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Tony Richards, an Australian Reserve Bank official, has dissed the meme coin recently. In what could only be described as a “stray bullet” moment, Dogecoin had caught some flack from Richards when making his case against cryptocurrencies.
Crypto Is Not A Threat
In Australia, Dogecoin is quite popular, with 4.1% of the population said to hold the meme coin. Sentiments towards cryptocurrencies, in general, are particularly positive, with surveys showing that crypto gifts are becoming more common in the country.
Acknowledging the growing popularity of crypto in the country, the Reserve Bank official pointed to their lack of everyday use as an argument against adoption. “I can’t see shops posting their prices in cryptocurrencies or companies doing their annual reports in cryptocurrencies or lots of people wanting to get paid in cryptocurrencies,” Richards said.
Staking at an online conference on Thursday, Richards had pointed out that cryptocurrencies did not pose a threat to the Australian dollar or the monetary sovereignty and the Reserve Bank’s ability to conduct monetary policy.
Doge price still trending around $0.2 | Source: DOGEUSD on TradingView.com
However, Dr. Richards did not discount the fact that there were people who thought crypto would play a significant role in the future. But he adds that much of the market, and indeed the world, are still very skeptical of the crypto market and the technologies coming out of it.
How Does Dogecoin Fit Into The Argument? Richards used the growth of coins like Dogecoin which seem to have no use case outside of memes gaining so much value in such little time. He explained that the growth of the meme coin market illustrates the recent boom of cryptocurrencies, pointing out that a cryptocurrency that had begun as a joke with no utility to speak of had grown to a market cap of $88 billion.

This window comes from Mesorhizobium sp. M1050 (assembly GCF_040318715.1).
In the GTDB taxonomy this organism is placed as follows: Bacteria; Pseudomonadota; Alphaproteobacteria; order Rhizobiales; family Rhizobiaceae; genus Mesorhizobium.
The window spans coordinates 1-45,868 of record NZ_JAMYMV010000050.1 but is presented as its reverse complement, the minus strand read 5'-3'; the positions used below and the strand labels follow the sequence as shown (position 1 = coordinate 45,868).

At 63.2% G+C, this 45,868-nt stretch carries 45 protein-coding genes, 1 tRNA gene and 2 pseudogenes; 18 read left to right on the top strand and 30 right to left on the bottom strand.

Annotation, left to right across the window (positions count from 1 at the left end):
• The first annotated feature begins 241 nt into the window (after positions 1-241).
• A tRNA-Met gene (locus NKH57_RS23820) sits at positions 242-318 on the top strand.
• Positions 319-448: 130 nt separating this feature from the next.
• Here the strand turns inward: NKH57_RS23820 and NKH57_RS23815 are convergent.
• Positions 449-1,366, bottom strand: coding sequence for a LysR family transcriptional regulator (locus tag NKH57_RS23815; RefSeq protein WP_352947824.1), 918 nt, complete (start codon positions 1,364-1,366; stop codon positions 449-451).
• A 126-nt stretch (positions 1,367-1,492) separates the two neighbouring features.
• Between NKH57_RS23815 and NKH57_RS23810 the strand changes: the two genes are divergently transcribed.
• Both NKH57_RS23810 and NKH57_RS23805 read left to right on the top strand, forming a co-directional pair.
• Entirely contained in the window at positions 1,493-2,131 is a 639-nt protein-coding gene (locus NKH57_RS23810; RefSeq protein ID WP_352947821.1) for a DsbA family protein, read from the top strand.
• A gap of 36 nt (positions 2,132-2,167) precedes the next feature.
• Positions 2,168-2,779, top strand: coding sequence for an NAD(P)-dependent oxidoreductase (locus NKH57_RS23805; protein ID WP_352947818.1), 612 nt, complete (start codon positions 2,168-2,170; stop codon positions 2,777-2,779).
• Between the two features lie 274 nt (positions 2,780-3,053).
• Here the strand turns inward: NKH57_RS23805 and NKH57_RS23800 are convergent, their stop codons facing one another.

Related Reading | Binance CEO Says Dogecoin Demonstrates The Power Of Decentralization As for the surveys that have pointed to the rapid adoption of cryptocurrencies in the country, Richards mentioned that these findings were implausible. Most of them did not include important segments of the population like older people and were conducted online, excluding those who lived in rural areas and did not access the internet regularly.
Richards pointed out that “while cryptocurrencies have clearly captured the attention of many, no doubt fueled by influencers and celebrity tweets, it is unclear how widely held they are.” The Reserve Bank official however revealed that he held a crypto wallet that he has had since 2014, stating that “part of my job is to try to understand new payment instruments and technologies.” Adding that the Reserve Bank of Australia will work in the coming years to make sure citizens have access to safe forms of money that they can trust.
Featured image from CNBC, chart from TradingView.com